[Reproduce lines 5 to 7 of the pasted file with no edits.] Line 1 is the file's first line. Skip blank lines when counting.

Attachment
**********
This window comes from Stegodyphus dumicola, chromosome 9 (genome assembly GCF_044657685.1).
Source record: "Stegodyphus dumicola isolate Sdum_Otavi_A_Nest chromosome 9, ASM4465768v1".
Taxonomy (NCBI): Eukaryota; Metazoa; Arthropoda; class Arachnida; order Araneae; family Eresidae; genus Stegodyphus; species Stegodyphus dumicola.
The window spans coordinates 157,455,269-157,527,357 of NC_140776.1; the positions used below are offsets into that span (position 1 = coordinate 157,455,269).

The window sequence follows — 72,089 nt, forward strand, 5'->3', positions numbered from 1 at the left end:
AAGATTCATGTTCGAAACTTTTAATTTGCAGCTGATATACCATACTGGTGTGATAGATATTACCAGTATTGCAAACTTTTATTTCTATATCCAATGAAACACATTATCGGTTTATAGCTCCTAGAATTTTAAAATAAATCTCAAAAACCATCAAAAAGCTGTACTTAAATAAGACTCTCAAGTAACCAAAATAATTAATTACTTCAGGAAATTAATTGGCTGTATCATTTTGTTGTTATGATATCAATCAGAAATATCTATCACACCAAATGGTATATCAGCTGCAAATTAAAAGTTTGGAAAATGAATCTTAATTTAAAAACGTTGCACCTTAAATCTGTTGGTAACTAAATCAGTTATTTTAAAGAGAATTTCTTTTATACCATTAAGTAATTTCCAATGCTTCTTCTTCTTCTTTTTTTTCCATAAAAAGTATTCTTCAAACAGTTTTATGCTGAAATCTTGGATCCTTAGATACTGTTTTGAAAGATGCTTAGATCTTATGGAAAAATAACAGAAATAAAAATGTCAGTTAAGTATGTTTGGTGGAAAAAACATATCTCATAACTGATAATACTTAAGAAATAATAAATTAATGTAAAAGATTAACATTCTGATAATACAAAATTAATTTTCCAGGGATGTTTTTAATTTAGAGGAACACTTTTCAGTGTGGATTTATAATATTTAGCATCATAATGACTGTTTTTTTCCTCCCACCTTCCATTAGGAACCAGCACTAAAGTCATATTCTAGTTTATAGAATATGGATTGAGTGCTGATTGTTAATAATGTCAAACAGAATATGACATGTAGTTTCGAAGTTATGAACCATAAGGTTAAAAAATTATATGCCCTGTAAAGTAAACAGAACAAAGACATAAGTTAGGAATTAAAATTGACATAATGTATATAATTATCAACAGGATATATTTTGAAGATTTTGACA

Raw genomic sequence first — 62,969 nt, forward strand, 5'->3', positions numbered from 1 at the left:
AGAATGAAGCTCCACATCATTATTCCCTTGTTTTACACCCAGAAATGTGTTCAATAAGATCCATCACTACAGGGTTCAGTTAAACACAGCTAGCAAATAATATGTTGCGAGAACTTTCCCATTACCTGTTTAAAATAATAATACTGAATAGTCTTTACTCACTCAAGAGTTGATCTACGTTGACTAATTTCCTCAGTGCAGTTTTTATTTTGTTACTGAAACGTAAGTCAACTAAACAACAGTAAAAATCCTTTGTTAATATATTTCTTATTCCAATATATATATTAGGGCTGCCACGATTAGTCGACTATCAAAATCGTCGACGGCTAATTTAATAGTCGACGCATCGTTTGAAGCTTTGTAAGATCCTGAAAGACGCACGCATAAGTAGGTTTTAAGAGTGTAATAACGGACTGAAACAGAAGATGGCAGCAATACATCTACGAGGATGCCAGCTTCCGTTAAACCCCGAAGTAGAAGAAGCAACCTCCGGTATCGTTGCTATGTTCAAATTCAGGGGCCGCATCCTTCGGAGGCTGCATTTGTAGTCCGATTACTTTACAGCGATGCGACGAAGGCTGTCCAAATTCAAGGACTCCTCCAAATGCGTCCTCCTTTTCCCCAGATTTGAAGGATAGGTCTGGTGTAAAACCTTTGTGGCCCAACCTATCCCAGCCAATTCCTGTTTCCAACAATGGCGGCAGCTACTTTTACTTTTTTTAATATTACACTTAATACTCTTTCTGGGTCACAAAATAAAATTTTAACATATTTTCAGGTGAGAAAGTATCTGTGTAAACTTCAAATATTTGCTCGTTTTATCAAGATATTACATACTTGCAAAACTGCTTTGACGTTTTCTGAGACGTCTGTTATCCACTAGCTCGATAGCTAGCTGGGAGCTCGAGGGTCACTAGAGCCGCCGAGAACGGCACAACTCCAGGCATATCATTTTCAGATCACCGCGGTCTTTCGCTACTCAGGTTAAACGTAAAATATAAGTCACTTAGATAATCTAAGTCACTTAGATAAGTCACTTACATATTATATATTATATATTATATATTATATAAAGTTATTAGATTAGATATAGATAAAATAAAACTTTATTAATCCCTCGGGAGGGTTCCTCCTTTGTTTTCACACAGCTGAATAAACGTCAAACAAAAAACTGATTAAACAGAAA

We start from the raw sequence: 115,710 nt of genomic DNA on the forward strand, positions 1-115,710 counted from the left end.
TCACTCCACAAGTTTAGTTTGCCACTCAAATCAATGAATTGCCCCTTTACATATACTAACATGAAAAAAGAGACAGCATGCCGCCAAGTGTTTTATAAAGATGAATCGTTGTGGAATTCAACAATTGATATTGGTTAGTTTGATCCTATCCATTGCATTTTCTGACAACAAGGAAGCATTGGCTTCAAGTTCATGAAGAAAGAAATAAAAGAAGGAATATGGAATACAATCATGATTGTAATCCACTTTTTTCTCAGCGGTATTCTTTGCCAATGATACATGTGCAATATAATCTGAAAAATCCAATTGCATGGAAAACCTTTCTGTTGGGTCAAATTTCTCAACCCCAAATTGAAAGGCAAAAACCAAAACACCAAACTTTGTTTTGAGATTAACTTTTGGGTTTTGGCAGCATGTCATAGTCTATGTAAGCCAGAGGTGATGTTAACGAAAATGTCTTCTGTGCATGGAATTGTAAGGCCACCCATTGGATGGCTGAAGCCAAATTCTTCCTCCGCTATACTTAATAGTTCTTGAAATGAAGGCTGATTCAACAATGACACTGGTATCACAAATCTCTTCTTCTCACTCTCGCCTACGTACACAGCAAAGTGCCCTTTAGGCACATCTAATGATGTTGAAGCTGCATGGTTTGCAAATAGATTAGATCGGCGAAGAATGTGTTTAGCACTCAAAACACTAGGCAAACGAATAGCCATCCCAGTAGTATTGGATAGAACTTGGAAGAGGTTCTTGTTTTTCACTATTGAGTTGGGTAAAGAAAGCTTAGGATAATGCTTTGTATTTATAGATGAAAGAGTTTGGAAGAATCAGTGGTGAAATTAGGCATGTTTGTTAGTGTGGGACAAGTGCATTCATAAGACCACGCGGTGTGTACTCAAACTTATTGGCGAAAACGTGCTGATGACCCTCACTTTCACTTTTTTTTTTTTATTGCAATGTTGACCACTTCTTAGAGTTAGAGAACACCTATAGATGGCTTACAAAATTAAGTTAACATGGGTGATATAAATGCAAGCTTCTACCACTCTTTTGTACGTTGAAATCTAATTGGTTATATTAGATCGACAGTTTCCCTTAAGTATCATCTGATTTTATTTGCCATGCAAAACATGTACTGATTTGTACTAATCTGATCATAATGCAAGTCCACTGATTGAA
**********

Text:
The window sequence follows — 72,089 nt, forward strand, 5'->3', positions numbered from 1 at the left end:
AAGATTCATGTTCGAAACTTTTAATTTGCAGCTGATATACCATACTGGTGTGATAGATATTACCAGTATTGCAAACTTTTATTTCTATATCCAATGAAACACATTATCGGTTTATAGCTCCTAGAATTTTAAAATAAATCTCAAAAACCATCAAAAAGCTGTACTTAAATAAGACTCTCAAGTAACCAAAATAATTAATTACTTCAGGAAATTAATTGGCTGTATCATTTTGTTGTTATGATATCAATCAGAAATATCTATCACACCAAATGGTATATCAGCTGCAAATTAAAAGTTTGGAAAATGAATCTTAATTTAAAAACGTTGCACCTTAAATCTGTTGGTAACTAAATCAGTTATTTTAAAGAGAATTTCTTTTATACCATTAAGTAATTTCCAATGCTTCTTCTTCTTCTTTTTTTTCCATAAAAAGTATTCTTCAAACAGTTTTATGCTGAAATCTTGGATCCTTAGATACTGTTTTGAAAGATGCTTAGATCTTATGGAAAAATAACAGAAATAAAAATGTCAGTTAAGTATGTTTGGTGGAAAAAACATATCTCATAACTGATAATACTTAAGAAATAATAAATTAATGTAAAAGATTAACATTCTGATAATACAAAATTAATTTTCCAGGGATGTTTTTAATTTAGAGGAACACTTTTCAGTGTGGATTTATAATATTTAGCATCATAATGACTGTTTTTTTCCTCCCACCTTCCATTAGGAACCAGCACTAAAGTCATATTCTAGTTTATAGAATATGGATTGAGTGCTGATTGTTAATAATGTCAAACAGAATATGACATGTAGTTTCGAAGTTATGAACCATAAGGTTAAAAAATTATATGCCCTGTAAAGTAAACAGAACAAAGACATAAGTTAGGAATTAAAATTGACATAATGTATATAATTATCAACAGGATATATTTTGAAGATTTTGACA

Raw genomic sequence first — 62,969 nt, forward strand, 5'->3', positions numbered from 1 at the left: